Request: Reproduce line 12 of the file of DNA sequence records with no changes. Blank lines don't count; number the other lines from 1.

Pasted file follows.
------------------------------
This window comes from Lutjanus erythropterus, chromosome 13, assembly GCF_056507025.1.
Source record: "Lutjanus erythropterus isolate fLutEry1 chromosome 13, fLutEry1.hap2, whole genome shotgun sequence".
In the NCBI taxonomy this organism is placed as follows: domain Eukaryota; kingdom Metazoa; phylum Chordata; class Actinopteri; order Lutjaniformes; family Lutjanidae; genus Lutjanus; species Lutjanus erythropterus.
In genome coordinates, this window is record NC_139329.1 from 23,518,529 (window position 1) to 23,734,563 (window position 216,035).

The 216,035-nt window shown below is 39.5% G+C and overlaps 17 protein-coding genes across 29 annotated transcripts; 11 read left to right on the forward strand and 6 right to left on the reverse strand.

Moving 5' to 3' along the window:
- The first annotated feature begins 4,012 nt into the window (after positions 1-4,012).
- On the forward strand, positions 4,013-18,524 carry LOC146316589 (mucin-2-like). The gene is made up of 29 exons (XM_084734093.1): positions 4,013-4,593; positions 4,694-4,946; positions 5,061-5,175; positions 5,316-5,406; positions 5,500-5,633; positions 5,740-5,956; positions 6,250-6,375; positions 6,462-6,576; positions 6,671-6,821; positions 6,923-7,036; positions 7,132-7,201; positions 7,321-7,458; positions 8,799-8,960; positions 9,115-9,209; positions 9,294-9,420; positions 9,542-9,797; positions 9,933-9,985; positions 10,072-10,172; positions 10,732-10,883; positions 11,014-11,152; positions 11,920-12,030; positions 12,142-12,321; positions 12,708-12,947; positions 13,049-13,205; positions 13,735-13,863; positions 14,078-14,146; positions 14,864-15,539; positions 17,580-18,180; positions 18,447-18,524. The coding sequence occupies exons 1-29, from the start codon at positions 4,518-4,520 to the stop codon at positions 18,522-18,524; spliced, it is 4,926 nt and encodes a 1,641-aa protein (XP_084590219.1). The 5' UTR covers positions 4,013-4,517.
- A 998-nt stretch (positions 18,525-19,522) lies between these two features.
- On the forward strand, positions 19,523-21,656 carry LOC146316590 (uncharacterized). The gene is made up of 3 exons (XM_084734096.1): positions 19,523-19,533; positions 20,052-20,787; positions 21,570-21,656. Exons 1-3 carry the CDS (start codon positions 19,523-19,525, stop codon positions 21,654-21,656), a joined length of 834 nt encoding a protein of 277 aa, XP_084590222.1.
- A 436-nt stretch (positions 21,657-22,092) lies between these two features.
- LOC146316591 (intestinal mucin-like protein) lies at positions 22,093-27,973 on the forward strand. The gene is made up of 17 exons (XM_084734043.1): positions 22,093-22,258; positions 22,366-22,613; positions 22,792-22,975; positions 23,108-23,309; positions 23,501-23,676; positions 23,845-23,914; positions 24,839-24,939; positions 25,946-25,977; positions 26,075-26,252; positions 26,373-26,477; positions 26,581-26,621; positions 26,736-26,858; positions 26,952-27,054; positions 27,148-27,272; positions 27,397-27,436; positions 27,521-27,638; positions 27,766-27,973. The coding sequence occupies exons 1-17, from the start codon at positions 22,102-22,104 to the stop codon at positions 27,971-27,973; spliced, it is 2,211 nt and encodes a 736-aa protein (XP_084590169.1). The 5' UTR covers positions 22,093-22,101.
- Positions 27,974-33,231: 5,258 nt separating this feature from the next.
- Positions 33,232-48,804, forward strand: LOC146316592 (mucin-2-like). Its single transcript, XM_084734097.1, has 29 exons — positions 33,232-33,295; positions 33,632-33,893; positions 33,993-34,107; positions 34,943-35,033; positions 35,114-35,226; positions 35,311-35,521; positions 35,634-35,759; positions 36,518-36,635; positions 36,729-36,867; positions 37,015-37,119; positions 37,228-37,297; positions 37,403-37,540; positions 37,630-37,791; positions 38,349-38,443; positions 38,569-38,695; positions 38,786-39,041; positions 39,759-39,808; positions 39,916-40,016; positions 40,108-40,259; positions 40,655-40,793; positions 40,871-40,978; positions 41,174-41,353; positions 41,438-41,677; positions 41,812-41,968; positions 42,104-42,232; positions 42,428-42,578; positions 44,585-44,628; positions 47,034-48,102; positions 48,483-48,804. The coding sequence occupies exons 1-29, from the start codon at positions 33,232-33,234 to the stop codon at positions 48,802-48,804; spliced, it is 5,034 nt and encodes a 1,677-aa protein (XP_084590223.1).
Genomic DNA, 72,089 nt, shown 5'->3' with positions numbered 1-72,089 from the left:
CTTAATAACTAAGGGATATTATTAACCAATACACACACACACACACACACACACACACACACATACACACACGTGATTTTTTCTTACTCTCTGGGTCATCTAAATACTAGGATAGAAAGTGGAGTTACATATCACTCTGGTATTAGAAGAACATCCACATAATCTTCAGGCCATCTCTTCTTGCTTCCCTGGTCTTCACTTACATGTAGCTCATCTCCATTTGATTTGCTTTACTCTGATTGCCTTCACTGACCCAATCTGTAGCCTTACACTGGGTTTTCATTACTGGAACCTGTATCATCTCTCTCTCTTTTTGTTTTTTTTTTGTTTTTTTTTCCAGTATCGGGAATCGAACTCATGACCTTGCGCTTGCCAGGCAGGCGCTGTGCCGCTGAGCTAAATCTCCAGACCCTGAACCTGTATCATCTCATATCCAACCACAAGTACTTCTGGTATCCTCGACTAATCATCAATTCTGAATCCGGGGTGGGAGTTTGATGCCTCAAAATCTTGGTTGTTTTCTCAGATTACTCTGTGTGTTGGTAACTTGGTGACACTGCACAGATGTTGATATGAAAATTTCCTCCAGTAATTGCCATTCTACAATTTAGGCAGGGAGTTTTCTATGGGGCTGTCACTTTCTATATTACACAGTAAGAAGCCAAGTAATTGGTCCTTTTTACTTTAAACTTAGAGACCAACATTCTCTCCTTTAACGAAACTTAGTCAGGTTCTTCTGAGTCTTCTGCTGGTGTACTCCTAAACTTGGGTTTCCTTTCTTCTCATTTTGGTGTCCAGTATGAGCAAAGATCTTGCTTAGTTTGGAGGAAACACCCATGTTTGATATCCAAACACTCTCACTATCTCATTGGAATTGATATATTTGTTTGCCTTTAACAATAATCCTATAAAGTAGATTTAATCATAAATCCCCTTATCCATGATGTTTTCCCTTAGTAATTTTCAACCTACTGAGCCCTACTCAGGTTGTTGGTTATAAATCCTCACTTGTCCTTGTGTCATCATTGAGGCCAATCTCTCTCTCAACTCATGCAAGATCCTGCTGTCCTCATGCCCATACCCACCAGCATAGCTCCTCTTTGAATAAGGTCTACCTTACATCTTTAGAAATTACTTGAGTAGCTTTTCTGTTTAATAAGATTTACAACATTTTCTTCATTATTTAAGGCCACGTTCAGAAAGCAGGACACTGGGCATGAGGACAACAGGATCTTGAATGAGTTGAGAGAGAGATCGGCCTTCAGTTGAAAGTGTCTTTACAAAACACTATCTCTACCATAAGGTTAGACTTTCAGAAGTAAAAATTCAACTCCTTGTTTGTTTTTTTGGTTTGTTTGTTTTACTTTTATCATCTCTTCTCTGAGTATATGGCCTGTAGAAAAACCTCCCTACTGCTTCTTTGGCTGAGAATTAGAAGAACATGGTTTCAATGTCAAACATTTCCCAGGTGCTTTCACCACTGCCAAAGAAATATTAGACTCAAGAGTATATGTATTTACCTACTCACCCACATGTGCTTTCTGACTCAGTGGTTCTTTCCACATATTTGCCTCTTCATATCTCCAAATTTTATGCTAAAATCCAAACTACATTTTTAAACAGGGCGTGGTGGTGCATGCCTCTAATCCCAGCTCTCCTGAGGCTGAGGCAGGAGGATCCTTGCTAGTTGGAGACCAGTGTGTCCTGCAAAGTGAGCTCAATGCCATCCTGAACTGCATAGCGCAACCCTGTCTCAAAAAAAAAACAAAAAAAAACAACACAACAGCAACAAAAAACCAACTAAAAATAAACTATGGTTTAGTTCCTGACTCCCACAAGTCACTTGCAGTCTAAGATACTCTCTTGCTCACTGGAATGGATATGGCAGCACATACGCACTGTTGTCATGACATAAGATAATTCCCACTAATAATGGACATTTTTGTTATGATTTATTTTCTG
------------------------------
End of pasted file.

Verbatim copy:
- LOC146316591 (intestinal mucin-like protein) lies at positions 22,093-27,973 on the forward strand. The gene is made up of 17 exons (XM_084734043.1): positions 22,093-22,258; positions 22,366-22,613; positions 22,792-22,975; positions 23,108-23,309; positions 23,501-23,676; positions 23,845-23,914; positions 24,839-24,939; positions 25,946-25,977; positions 26,075-26,252; positions 26,373-26,477; positions 26,581-26,621; positions 26,736-26,858; positions 26,952-27,054; positions 27,148-27,272; positions 27,397-27,436; positions 27,521-27,638; positions 27,766-27,973. The coding sequence occupies exons 1-17, from the start codon at positions 22,102-22,104 to the stop codon at positions 27,971-27,973; spliced, it is 2,211 nt and encodes a 736-aa protein (XP_084590169.1). The 5' UTR covers positions 22,093-22,101.